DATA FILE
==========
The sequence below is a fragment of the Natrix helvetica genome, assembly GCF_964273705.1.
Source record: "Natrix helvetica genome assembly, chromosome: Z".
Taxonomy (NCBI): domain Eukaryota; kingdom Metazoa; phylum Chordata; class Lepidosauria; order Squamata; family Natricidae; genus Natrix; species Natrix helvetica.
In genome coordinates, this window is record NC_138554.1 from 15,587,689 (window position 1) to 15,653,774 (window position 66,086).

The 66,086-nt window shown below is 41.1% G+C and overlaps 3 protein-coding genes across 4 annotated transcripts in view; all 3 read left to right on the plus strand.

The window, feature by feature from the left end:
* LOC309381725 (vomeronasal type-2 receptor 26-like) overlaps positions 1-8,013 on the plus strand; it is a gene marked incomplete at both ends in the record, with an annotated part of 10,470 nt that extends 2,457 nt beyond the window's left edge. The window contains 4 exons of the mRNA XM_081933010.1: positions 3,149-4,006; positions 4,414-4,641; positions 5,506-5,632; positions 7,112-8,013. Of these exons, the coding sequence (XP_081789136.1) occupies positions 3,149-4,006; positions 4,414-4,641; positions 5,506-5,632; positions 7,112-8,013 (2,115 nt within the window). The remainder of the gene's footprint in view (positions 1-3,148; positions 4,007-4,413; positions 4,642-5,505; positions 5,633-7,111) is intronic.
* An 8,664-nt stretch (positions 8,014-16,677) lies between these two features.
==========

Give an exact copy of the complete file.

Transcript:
The sequence below is a fragment of the Natrix helvetica genome, assembly GCF_964273705.1.
Source record: "Natrix helvetica genome assembly, chromosome: Z".
Taxonomy (NCBI): domain Eukaryota; kingdom Metazoa; phylum Chordata; class Lepidosauria; order Squamata; family Natricidae; genus Natrix; species Natrix helvetica.
In genome coordinates, this window is record NC_138554.1 from 15,587,689 (window position 1) to 15,653,774 (window position 66,086).

The 66,086-nt window shown below is 41.1% G+C and overlaps 3 protein-coding genes across 4 annotated transcripts in view; all 3 read left to right on the plus strand.

The window, feature by feature from the left end:
* LOC309381725 (vomeronasal type-2 receptor 26-like) overlaps positions 1-8,013 on the plus strand; it is a gene marked incomplete at both ends in the record, with an annotated part of 10,470 nt that extends 2,457 nt beyond the window's left edge. The window contains 4 exons of the mRNA XM_081933010.1: positions 3,149-4,006; positions 4,414-4,641; positions 5,506-5,632; positions 7,112-8,013. Of these exons, the coding sequence (XP_081789136.1) occupies positions 3,149-4,006; positions 4,414-4,641; positions 5,506-5,632; positions 7,112-8,013 (2,115 nt within the window). The remainder of the gene's footprint in view (positions 1-3,148; positions 4,007-4,413; positions 4,642-5,505; positions 5,633-7,111) is intronic.
* An 8,664-nt stretch (positions 8,014-16,677) lies between these two features.